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Highlight the Date in Project

Is the color of the vertical line for today’s date in your project too hard to see? Change the color of that line in Project to something more visible by using the following steps: In Gantt Chart view, click the Gantt Chart Tools tab, and then the Gridlines command drop-down menu, located in the Format group Click the Gridlines… option and a dialog box will open. Select Current Date in the Line to Change section Click the drop-down menu for the Color options, and select the color best fit for your needs Click OK, and you are done Make your projects run smoother by getting training in Microsoft’s  Project from AdvantEdge Training & Consulting.

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Microsoft Project 2007 Eliminating Automatic Constraints

Why do I see constraints on some of my tasks, even though I never set a constraint? Microsoft Project sees any task with a “hard coded” date as a constrained task. This means that if you type in the start or finish date for a task, you are effectively setting a constraint on that task. This can be a problem if you have a delay in project that SHOULD cause a task to be rescheduled – because the constraint will prevent this from happening. The solution is to avoid typing in dates! Use predecessors and successors instead. Get more out of MS Project with a training course from AETC!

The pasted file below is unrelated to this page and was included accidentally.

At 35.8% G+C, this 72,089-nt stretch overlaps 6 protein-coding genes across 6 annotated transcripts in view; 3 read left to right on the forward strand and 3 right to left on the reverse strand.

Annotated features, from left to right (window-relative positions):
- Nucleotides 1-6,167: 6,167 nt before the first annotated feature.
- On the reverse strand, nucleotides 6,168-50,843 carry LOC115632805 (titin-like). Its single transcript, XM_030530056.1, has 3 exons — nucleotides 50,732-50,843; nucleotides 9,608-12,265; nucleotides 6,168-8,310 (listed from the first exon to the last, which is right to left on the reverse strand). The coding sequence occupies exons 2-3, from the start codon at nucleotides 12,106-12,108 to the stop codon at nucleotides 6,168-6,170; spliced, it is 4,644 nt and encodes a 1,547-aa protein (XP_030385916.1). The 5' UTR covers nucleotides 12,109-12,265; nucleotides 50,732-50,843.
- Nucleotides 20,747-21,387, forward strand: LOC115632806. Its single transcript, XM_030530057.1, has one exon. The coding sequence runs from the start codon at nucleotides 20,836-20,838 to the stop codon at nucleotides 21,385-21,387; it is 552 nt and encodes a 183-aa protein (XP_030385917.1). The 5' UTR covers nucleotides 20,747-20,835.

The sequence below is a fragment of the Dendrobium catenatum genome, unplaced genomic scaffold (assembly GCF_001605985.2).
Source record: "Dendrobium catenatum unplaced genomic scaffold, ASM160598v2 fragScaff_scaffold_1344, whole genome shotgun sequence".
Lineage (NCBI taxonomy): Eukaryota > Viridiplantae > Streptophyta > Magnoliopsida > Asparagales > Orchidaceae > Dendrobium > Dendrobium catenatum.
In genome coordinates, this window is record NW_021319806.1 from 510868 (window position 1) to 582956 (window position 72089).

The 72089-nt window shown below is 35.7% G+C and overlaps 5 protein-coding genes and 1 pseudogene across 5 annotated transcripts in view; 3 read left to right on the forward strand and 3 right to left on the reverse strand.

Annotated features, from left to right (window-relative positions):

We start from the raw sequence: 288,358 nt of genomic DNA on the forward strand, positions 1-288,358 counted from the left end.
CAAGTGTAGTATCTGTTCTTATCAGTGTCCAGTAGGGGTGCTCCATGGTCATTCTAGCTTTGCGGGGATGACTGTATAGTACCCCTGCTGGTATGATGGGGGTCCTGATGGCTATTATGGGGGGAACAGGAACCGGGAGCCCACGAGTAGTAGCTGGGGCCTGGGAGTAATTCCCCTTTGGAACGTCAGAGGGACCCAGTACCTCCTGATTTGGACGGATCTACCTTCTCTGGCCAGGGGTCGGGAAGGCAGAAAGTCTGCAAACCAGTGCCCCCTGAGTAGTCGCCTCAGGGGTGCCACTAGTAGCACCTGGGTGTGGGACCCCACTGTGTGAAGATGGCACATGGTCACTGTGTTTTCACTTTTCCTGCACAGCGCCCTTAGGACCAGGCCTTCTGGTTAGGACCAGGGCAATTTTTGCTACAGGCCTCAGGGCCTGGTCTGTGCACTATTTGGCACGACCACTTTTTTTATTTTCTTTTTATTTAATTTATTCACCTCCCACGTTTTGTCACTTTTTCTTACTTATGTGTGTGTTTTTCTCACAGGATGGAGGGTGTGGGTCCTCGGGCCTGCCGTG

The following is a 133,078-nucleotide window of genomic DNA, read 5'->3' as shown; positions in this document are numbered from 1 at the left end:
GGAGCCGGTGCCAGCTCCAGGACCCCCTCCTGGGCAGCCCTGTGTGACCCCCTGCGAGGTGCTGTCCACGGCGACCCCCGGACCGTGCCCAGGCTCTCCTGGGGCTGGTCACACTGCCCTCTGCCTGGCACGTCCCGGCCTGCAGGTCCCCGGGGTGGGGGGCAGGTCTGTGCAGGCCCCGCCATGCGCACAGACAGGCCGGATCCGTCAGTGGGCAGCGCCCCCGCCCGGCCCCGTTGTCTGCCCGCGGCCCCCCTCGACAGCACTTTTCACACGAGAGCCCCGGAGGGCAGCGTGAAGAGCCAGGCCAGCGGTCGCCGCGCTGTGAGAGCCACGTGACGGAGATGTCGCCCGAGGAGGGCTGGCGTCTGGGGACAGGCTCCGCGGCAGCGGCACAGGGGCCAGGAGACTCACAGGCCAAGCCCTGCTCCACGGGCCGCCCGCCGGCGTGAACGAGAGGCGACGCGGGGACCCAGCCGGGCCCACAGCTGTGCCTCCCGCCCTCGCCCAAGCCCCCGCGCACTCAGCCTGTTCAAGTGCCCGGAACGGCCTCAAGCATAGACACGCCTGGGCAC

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Project 2007: Creating Constraints

Remember: constraints are to be used very sparingly, if at all! But sometimes you need to constrain a task because of a delayed shipment of supplies or for another good reason. For example, let’s assume that the paint color for the final coat of your project will not be available until Monday, January 19. Here’s how you set this constraint: Double click the task name to open the task information box Select the Advanced tab Use the drop-down chevron next to Constraint Type to choose a hard or soft constraint Select the appropriate date for your constraint Click OK Your results should look like this. Get more out of MS Project with a training course from AETC!

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Microsoft Project Constraints and Predecessors

I keep hearing I shouldn’t use constraints in Project unless I have to. Why is that? A constraint (or a constrained task) in Microsoft Project is a task that has its start or finish date “hard coded” into the project plan. This means that the start or finish dates of the task won’t change no matter what – even if it should. This can be a problem if you are running behind on certain tasks in your project, and therefore are not able to start subsequent tasks that depend on the task running late. For example, let’s say you are painting the living room in your house, and you expect it to take 2 days to get done with the first coat – but it actually takes three days instead. This means that the new start date for the second coat needs to be delayed by a day – but using a constraint would prevent this from happening! In some cases, constraints are necessary and useful. Learn to add constraints in Project with our other post. Up your Project skills with a training course from AETC!

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Predecessors in Project

The solution is to minimize (or eliminate) the use of constraints – and use predecessors and successors instead. If we link the First coat and the Second coat by the use of a predecessor, the second task is then free to reschedule if the first task happens to take longer. Learn more about MS Project with a training class from AETC.

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